The new research examined DNA sequences within individuals’ genes, looking for what are called “mutations” — uncommon deletions or duplications that scientists wouldn’t ordinarily expect to find. We’ll let ScienceNOW summarize the findings from the journal article from Science:
One team [of researchers] found these rare so-called copy number variants in 15% of 150 schizophrenics they surveyed. Only 5% of 268 healthy controls carried the same variants. The other team [of researchers] examined DNA from 83 people with severe forms of the [schizophrenia] disease diagnosed before the age of 13 and compared them with 77 controls. Among this early-onset group, 20% had rare copy number variants — four times the rate in the controls.
So the news media is reporting on the obvious, nice takeaway from the study — that people with schizophrenia are 3 to 4 times more likely than people without schizophrenia to have this genetic mutation. Great stuff, that data.
But here’s the less-reported takeaway that I think is equally important to keep in mind — these gene mutations do not occur in the vast majority of people with schizophrenia (85% in the first study, and 80% in the second study).
That means that, even in an ideal world, if a genetic test or such were developed to look for this mutation, it would miss 80-85% of the people who took it — people who would still go on to develop schizophrenia.
But the gene mutation picture gets even cloudier:
Nor are [these mutations] unique to schizophrenia–they “probably will show in a variety of developmental disorders,” particularly mental retardation and autism, added Judith Rapoport, leader of the NIMH team. In fact, some of the authors of the current paper last year reported a similar pattern of rare and idiosyncratic mutations in people with autism
In other words, these kinds of mutations identified may be present in multiple disorders. We don’t know exactly how many yet. Might just be 3, but it could be 23. We don’t know.
Researchers’ optimism notwithstanding that they’ll eventually identify all such mutations (scientists are the penultimate optimists!), you only find the restrained acknowledgment of the limitations of this research at the very end of the ScienceNow story — one sentence — followed by additional future-looking statements about what might happen if any of this leads to anything, well, concrete to everyday practitioners and their patients.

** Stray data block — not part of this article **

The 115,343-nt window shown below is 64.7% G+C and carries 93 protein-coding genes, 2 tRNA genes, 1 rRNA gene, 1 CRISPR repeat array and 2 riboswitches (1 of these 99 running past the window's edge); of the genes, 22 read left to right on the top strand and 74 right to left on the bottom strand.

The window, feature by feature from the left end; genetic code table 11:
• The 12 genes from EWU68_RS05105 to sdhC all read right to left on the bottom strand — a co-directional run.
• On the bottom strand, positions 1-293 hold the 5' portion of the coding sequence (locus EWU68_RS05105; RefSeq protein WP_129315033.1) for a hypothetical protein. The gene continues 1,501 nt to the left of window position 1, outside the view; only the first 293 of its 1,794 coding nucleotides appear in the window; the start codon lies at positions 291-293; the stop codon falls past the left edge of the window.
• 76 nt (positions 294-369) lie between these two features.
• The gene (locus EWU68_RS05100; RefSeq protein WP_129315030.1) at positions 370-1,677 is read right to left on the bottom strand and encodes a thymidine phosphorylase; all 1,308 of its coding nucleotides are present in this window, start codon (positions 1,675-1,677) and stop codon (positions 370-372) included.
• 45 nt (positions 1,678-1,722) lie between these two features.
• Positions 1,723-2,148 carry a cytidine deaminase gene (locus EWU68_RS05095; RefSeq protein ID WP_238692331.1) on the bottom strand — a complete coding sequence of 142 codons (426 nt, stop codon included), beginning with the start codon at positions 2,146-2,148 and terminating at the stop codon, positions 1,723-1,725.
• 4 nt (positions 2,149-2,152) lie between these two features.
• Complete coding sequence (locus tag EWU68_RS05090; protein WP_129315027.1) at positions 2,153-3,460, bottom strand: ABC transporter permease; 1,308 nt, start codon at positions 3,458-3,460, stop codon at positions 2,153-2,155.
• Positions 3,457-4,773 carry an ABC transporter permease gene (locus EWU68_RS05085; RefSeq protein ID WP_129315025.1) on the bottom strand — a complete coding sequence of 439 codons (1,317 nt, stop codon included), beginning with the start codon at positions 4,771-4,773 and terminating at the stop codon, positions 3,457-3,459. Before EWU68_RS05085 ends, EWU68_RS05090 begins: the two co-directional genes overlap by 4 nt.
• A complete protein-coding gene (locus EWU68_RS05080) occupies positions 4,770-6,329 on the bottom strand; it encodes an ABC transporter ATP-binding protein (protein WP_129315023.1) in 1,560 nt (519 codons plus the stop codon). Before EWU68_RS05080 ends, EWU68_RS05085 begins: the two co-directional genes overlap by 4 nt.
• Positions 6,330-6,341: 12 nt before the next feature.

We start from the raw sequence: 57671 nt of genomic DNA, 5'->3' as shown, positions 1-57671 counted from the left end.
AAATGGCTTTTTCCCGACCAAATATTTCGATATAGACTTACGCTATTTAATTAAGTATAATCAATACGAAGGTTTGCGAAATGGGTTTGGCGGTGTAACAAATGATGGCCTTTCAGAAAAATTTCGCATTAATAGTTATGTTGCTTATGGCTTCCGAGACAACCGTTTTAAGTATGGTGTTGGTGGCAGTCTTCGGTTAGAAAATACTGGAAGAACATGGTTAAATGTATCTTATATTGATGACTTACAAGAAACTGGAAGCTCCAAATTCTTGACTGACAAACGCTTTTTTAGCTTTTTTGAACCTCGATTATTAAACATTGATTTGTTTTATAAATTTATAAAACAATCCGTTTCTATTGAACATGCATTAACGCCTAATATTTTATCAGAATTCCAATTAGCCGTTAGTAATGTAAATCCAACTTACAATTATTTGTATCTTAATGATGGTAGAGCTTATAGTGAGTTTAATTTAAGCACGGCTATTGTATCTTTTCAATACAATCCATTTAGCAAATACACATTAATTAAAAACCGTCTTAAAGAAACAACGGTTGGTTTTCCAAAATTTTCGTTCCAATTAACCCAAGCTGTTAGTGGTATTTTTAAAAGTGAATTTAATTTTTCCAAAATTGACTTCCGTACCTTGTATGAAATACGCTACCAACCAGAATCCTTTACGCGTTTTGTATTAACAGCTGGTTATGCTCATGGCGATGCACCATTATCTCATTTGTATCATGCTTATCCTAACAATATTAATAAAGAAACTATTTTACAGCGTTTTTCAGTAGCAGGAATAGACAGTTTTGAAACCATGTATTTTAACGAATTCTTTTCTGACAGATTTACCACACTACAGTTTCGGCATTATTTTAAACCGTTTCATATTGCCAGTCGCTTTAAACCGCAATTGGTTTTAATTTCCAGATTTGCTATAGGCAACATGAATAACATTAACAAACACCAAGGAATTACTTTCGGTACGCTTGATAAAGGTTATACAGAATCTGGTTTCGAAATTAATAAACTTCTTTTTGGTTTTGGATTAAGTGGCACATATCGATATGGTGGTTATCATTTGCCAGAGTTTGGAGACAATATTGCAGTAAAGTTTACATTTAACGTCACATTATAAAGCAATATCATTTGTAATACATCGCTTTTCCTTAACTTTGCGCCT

Mainstream media reports have done little better, parroting the NIMH press conference on the findings and offering little in the way of a critical eye. The Washington Post, for instance, led with this zinger of a headline, “Schizophrenia Linked to Rare, Often Unique Genetic Glitches.” Indeed, so rare that they occur in only a small minority of people with schizophrenia, and so “unique” that they are found in other disorders like autism. Way to hit that one out of the ballpark, Post editors. But this is the best line in the article:
In the long run that could help doctors choose the best medications for individual schizophrenics and speed the development of drugs tailored to certain patients’ needs.
What is this “long run?” Ten years? Twenty? One hundred years? The reader is left to wonder.
Yes, researchers have only been talking about designer drugs tailored to specific patients’ needs for what, oh, a decade or two? And how many drugs have we even seen enter the pipeline during that time that can do anything approaching this? How many drug companies will create a drug tailored to a genetic mutation found in 1/10th (the throwaway number NIMH director Tom Insel suggested at the press conference) of 15% of people with schizophrenia (which affects approx. 1% of the population). So that’s about 3 million Americans and 15% with the genetic mutations is 450,000 and 1/10th of that is 45,000 people. Yeah, I don’t see drug companies clamoring for a market of 45,000 people anytime soon, sorry to say.
Don’t get me wrong — I’m all for breathless discoveries of scientific import. And I believe this actually is one of the few genetic discoveries that might hold some importance in the future, especially to researchers in this area.
But I gotta draw the line when mainstream media reports on this discovery as though it’s actually going to change the lives of anyone who suffers with schizophrenia right now, or heck, even in their lifetimes. We’re talking about an important step in the process of understanding, not a giant leap forward in having figured all of this genetic stuff out.
Just a little perspective from a skeptical eye.
Read the full news story at ScienceNow: Rare Mutations Hint at Multiple Schizophrenias